In this Convention, the term "racial discrimination" shall mean any distinction, exclusion, restriction or preference based on race, colour, descent, or national or ethnic origin which has the purpose or effect of nullifying or impairing the recognition, enjoyment or exercise, on an equal footing, of human rights and fundamental freedoms in the political, economic, social, cultural or any other field of public life

The UN Human Rights Committee has drawn on these to arrive at the following interpretation:

Any distinction, exclusion, restriction of preference which is based on any ground such as race, colour, sex, language, religion political or other opinion, national or social origin, property, birth or other status, and which has the purpose or effect of nullifying or impairing the recognition, enjoyment or exercise by all persons, on an equal footing, of all rights and freedoms.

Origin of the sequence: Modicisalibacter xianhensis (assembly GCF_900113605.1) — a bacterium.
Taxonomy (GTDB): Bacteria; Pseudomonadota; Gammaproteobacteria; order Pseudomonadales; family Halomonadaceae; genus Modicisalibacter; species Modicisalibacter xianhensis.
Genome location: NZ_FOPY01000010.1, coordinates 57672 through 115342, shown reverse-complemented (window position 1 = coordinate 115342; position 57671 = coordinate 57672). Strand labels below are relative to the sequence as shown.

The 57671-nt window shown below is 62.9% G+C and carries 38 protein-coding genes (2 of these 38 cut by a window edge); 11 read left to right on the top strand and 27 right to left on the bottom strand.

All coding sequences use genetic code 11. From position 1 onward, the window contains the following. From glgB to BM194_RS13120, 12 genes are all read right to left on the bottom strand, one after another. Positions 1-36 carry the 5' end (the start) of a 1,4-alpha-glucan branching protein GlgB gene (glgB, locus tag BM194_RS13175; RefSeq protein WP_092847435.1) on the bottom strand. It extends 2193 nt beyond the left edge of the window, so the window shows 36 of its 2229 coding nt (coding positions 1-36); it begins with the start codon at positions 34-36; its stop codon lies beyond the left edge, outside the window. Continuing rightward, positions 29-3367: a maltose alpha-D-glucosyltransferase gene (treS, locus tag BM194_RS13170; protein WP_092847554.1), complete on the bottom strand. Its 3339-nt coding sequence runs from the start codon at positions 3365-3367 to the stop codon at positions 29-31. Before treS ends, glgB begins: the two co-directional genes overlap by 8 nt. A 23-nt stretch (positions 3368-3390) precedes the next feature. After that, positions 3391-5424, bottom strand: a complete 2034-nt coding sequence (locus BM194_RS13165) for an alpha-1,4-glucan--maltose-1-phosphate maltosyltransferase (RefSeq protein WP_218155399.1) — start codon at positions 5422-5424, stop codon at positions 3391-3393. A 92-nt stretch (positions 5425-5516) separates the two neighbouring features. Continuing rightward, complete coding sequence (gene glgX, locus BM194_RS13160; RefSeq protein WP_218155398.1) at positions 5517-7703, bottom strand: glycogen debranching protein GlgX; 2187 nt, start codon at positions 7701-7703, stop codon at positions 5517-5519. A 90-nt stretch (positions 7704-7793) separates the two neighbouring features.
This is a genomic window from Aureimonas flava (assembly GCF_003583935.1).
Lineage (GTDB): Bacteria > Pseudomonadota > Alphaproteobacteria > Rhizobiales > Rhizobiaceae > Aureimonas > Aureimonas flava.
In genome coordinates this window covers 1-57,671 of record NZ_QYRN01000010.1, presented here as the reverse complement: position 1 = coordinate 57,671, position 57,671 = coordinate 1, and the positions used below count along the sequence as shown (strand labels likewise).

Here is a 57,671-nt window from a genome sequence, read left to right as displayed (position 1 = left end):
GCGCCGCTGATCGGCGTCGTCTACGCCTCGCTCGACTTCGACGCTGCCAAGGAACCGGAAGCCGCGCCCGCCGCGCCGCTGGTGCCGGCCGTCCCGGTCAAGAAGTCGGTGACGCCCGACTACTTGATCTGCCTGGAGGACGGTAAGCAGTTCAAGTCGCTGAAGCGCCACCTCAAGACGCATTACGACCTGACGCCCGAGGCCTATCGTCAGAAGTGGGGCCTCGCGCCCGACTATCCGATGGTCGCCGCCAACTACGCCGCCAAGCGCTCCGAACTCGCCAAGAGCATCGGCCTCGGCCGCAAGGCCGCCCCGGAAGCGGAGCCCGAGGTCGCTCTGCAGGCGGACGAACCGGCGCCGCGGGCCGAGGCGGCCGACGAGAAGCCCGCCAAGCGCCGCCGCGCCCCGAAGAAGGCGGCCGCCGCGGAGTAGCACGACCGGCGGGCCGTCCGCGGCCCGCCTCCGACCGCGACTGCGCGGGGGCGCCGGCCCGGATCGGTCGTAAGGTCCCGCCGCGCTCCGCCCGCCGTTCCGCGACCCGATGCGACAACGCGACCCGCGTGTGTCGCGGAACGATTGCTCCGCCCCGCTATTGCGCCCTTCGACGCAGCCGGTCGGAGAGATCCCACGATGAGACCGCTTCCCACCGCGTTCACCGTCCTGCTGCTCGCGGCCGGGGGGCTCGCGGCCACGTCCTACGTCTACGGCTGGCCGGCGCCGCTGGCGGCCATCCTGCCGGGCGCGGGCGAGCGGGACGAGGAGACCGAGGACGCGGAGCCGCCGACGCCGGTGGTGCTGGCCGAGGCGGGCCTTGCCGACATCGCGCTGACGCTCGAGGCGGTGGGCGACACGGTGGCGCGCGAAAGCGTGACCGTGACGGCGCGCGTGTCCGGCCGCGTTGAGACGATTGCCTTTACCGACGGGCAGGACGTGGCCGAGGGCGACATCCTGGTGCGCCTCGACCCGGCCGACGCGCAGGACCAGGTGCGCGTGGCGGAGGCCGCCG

Minority rights (press the link title for further information)

Many states are composed of, on the one hand, a majority population and, on the other, ethnic, religious or linguistic minorities. Different kinds of minorities may be distinguished, among others, ethnic, religious and linguistic minorities. Combinations of these are also found. They have often lived in a certain country for a long time. For tha reason the usual term in the OSCE is "national minorities" (who have the nationality of the country concerned). Some scholars, however, also consider as minorities "modern migrants" (those who have settled outside their own country only recently, including "guest workers", refugees and stateless people).